Today I’ve been drifting all day on the river’s course … sitting alone, silent – on both sides of the river the villages, the landing-ghats, the fields of crops present ever-shifting scenes, and as they come, as they pass, the clouds float in the sky, taking on different colours at dusk, the boat drifts, the fishermen catch fish, the waters murmur ceaselessly as though in affection. But in the evening the vast spread-out mass of waters falls still, like a tired child falling asleep, and all the stars wake and gaze at me from the unbounded sky above my head … as I view all these changing pictures, the stream of imagination flows on, and on its two banks, like the distant scenes by the river, new desires are painted. Perhaps the scene before my eyes is unremarkable, a yellow barren sandbank stretches ahead, a deserted boat is moored on it, and the light-blue river, reflecting the colour of the sky, flows past, yet as I look at it, I can’t describe the feeling in my heart … in the human mind, imagination and reality weave such a complex web![1]

But this landscape held tragedy as well as tenderness, and the short fiction of the period is ruthlessly unsentimental in its detailing of the cruelty, neglect and oppression that afflicted the lives of women and young girls in rural Bengal. In ‘The Postmaster’, the young man from the city, sent out to man a rural post office in a remote village, finds little to attract him in the beauty of the countryside, though he makes conventional attempts to write poetry about it.

Essentially, the story is a study of indifference, a profound, unthinking inability on the young man’s part either to respond to his physical setting or to understand a young girl’s heart. Ratan, the orphan girl who does the household chores and looks after him in his illness, becomes deeply attached to him, but the Postmaster is unconscious of her feelings, and longs only for the day when he can leave his rural exile behind him. But when he does leave, a ‘huge anguish’ fills his heart, an anguish rising in him like the swelling of the river-tide, though he does not turn back, and consoles himself that life is made up of separations. Ratan has no such philosophy to console her: ‘O poor, unthinking, human heart!’ comments the author.[2] Here, as in other stories like ‘The Exercise-Book’, ‘Punishment’, or ‘Subha’, Tagore catches unerringly the tenor of a feeling that would otherwise go unrecorded, a history of the emotions that has no place in official chronicles. It is difficult to reconcile this writer with the father whose three daughters were married off before they were fourteen.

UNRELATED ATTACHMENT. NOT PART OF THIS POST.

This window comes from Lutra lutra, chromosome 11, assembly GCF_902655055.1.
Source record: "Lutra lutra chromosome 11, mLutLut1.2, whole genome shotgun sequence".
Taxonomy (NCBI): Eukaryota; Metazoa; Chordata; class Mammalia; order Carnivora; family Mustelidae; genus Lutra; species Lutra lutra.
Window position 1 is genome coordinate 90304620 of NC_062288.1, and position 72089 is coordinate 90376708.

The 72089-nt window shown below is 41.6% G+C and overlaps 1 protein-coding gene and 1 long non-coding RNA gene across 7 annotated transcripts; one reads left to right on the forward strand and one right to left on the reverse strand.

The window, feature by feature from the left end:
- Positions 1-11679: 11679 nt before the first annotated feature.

Supriya Chaudhuri is Professor of English and Coordinator of the Centre of Advanced Study at Jadavpur University, Kolkata, India (email: supriya.chaudhuri@gmail.com). She works on Renaissance literature and on 19th and 20th century Indian cultural history. Among recent publications are Petrarch: The Self and World (co-edited: Kolkata: Jadavpur University Press, 2012) and articles on ‘Interiors and Interiority in Nineteenth Century India’, in The Domestic Space Reader, ed. Chiara Briganti and Kathy Mezei (Toronto: University of Toronto Press, 2012), 351-58, and ‘Translation and World Literature’, Global Circulation Project Forum, Literature Compass 9/9 (2012), 593–598. Her current project is on ‘Subjects and Objects in Indian Modernity’.

[1] Rabindranath Tagore, Chhinnapatrabali [Scattered Leaves] (Kolkata: Vishva Bharati, 1960 corr. rpt 1992), 95-6. My translation.

[2] Rabindranath Tagore, ‘The Postmaster’, in Galpaguccha [A Sheaf of Stories] (Kolkata: Vishva Bharati, 1926 rpt 1933), [26-32]: 32. My translation.